It could mean more jobs and resurgence to Arizona's once mighty copper mining industry. But a proposed expansion of a mine in the town of Superior, east of the valley, is getting some big opposition from some who say the land needed for that expansion is considered sacred.
In Superior, businesses sit empty. Homes boarded up. The economy in shambles.
That's why many residents hope Resolution Copper, a mine that could be the largest in the country, opens soon.
"When you hear Resolution Copper what do you think?" we asked. "Jobs," said one man.
Another said, "We need the mines, people still want to work in mines, make good money."
"We'll be generating a billion dollars of economic stimulus a year. That's equivalent of 2, 3, 4 Super Bowls every year for 40 years right here in the town of Superior," said Andrew Taplin of Resolution Copper.
The Resolution Copper Mine already runs more than mile deep. They've been developing the mine for years, and when it's all said and done the developers say the mine will bring thousands of jobs to the area.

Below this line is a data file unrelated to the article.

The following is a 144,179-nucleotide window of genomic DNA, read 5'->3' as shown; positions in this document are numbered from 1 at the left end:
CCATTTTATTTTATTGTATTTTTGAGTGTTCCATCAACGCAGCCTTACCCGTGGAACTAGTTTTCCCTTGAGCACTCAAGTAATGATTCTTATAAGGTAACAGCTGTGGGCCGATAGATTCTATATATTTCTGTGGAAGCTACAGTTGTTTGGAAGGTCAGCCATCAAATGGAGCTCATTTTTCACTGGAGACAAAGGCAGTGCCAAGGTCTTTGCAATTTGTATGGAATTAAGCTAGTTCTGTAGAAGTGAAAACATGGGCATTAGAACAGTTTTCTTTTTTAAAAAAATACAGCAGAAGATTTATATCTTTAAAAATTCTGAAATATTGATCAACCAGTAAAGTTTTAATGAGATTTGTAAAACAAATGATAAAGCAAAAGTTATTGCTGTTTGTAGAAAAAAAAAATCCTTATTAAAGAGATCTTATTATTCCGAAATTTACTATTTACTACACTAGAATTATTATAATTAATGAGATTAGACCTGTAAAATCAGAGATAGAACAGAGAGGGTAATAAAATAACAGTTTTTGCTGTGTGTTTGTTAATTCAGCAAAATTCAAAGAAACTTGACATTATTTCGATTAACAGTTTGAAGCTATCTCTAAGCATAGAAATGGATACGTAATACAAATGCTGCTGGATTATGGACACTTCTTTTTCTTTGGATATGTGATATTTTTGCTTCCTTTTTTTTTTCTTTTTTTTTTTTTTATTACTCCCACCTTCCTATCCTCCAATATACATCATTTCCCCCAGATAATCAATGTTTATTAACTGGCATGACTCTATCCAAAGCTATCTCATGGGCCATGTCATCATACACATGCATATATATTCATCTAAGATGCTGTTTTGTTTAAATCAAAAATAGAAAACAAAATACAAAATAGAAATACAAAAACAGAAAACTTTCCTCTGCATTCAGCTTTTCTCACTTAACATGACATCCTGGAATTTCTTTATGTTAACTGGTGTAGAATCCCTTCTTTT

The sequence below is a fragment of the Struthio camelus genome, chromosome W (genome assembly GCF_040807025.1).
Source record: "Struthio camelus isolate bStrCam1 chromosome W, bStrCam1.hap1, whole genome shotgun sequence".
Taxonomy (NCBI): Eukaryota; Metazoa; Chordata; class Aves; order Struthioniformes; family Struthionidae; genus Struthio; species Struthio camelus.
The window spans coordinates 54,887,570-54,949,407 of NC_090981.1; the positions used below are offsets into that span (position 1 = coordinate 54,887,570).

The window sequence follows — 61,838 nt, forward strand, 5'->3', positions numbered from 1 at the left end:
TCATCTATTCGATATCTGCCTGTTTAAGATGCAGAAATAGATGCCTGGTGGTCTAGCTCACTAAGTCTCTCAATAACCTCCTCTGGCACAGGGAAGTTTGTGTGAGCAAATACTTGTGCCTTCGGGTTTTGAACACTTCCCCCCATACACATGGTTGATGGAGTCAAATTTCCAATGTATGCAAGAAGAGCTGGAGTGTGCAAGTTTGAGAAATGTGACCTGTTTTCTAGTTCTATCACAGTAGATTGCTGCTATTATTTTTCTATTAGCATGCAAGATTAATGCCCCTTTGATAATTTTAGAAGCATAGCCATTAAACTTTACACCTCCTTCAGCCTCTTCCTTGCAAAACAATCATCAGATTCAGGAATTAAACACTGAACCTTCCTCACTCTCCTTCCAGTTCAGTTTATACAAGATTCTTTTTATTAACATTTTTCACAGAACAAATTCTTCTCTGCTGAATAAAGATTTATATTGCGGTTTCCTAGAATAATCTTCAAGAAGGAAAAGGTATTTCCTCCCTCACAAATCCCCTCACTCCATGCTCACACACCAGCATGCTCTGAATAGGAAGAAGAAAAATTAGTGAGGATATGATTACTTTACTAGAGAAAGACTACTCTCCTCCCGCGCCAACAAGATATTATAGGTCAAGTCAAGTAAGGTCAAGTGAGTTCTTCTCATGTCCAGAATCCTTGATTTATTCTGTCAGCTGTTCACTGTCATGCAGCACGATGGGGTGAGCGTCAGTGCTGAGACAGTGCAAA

But to finish the mine, Resolution Copper wants to trade property it owns for 2,500 acres owned by the federal government -- land the San Carlos Apache Tribe considers sacred.
"We have ceremonies there, we have prayer there, since this whole thing came up we felt necessary that the public know how we -- how close we are and we're tied to that area," said Tao Etpinson, San Carlos Apache Tribe.
Now it's up to congress to decide on the land swap, a deal Congressman Raul Grijalva opposes.
"What's in it for the taxpayer? What is the real value of this extraction and is this trade worth it?" Grijalva wondered.
For one community it's not worth losing its heritage. For the other the value could be priceless.
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